4. Plank Increase Flexibility

Although it does not seem like a stretching exercise, plank does help improve flexibility by stretching out the lower half of the body. In the most popular variation of plank, while holding the body into a straight line, the hamstrings and the arches of the feet lengthen.

Yoga class doing side plank with trainer

If you want to stretch your sides, you can perform the side plank variation with an extended arm, where the stretch is in either the left or the right side of the body.

Another benefit of the plank pose is that it is both a strength and stretch exercise.

Plank vs Sit Up

Fitness woman doing sit ups in bending-forward motion

If you’ve never tried plank before and your way of training your core is with situps, this paragraph is for you to consider.

  • Sit-up is the often go-to exercise for building core strength. It only targets a part of the core musculature however unlike plank, which engages the entire body.
  • Not only that, but it can also lead to strain neck and lower back due to the bending-forward motion. While plank activates all muscles at once, thus not requiring any extra movement that can cause injury.
  • And most importantly, plank aims at building a strong core by resisting movement rather than creating such. This is what the core is supposed to do – stabilize the body and reduce injury.

To sum it up, planks are better than situps, and the latter is now considered outdated. 

How to Do the Plank Correctly

Plank seems like an easy exercise to execute, thus many people do not perform it correctly. What results you will get out of it depends fully on whether you do it the right way, engaging and activating the right muscles.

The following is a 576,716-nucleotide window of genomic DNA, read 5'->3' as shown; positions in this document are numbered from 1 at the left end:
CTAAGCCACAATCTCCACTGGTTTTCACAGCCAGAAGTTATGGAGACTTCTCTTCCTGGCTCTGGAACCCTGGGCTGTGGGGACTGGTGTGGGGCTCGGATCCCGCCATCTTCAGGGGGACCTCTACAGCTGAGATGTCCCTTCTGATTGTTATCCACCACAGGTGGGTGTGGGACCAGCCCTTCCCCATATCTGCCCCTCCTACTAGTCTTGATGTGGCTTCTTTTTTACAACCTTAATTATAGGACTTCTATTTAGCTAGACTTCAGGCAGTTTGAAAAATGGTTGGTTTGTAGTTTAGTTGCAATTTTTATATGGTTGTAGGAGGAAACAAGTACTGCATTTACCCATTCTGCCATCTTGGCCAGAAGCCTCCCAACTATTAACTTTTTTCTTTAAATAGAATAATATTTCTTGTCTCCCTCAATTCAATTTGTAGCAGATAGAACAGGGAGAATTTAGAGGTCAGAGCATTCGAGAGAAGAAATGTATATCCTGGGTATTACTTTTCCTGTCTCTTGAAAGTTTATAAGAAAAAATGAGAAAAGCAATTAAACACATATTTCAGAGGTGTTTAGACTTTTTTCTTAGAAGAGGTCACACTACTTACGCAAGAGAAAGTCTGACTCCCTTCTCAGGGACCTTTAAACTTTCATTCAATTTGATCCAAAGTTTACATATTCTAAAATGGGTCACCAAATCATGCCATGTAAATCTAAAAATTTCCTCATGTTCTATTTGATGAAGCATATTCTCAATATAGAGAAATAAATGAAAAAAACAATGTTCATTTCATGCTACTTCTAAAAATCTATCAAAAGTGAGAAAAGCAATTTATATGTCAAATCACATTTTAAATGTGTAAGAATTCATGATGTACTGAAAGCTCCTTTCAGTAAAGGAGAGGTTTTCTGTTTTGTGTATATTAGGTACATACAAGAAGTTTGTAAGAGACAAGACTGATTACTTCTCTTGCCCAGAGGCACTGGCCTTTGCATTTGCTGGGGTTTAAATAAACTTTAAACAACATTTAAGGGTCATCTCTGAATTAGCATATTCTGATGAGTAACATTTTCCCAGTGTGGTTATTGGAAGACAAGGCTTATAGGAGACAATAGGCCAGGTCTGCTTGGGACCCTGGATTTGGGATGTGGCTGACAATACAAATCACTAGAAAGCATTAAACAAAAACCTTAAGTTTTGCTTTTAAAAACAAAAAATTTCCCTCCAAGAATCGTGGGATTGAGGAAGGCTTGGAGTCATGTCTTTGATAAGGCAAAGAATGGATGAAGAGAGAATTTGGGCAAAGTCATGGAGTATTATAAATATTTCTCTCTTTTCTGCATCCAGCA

Group of women doing plank incorrectly

As with every other physical exercise, doing planks correctly will take time and practice, and will be harder in the beginning and will get easier with building up your muscles.

To get into a regular plank position, follow these steps:

1. Get your body down on the mat and place your forearms directly underneath your shoulders at a 90-degree angle.

Man performing plank correctly with his forearms directly underneath his shoulders at a 90-degree angle

2. Keep your body straight and push it off the mat with your feet in a straight line on the tip of your toes.

Man doing plank on his elbows with his body in a straight line

3. Tuck your tailbone and engage your glutes, triceps, and abs to ensure your back is in a straight line from your head to your toes and does not arch.

Instructor correcting the pose of a woman planking to tuck her tailbone

How Long Should You Hold a Plank

It may sound strange and hard to believe but shorter holds and more repetitions are the more fruitful approach for building endurance and strength with planks. This is a hot topic in the fitness world as many people have gotten used to holding planks for minutes on end.

Dr. Stuart McGill, a professor with 30 years of experience and a former spine researcher at the University of Waterloo, suggests that holding the exercise for too long might be a waste of time as getting the most out of plank is not all about how long you can hold it.

Fundamental for best results out of performing a plank is not the length of time you spend holding the position but rather the activation of the right muscles while doing it.

Dr. McGill recommends utilizing 10-second holds and increasing the number of repetitions, not the duration of the hold.


Plank is the most effective exercise for training the core of the body and strengthening the muscles around the lower back and midsection. The reason why it’s an excellent choice for improving the overall fitness performance is the fact that

the core is the center link that holds the whole body together.

Its function is to resist movement, not create it, 

and the essence of the plank exercise is in holding the body still with zero movements for as long as possible. A strong and stable core prevents injures by improving strength, agility, precision, and explosiveness.

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There are 2 comments

  1. Wes

    I’ve noticed those benefits but not until I realized that when I go into plank performing a chataranga that the benefits of holding plank for five breath cycles was better.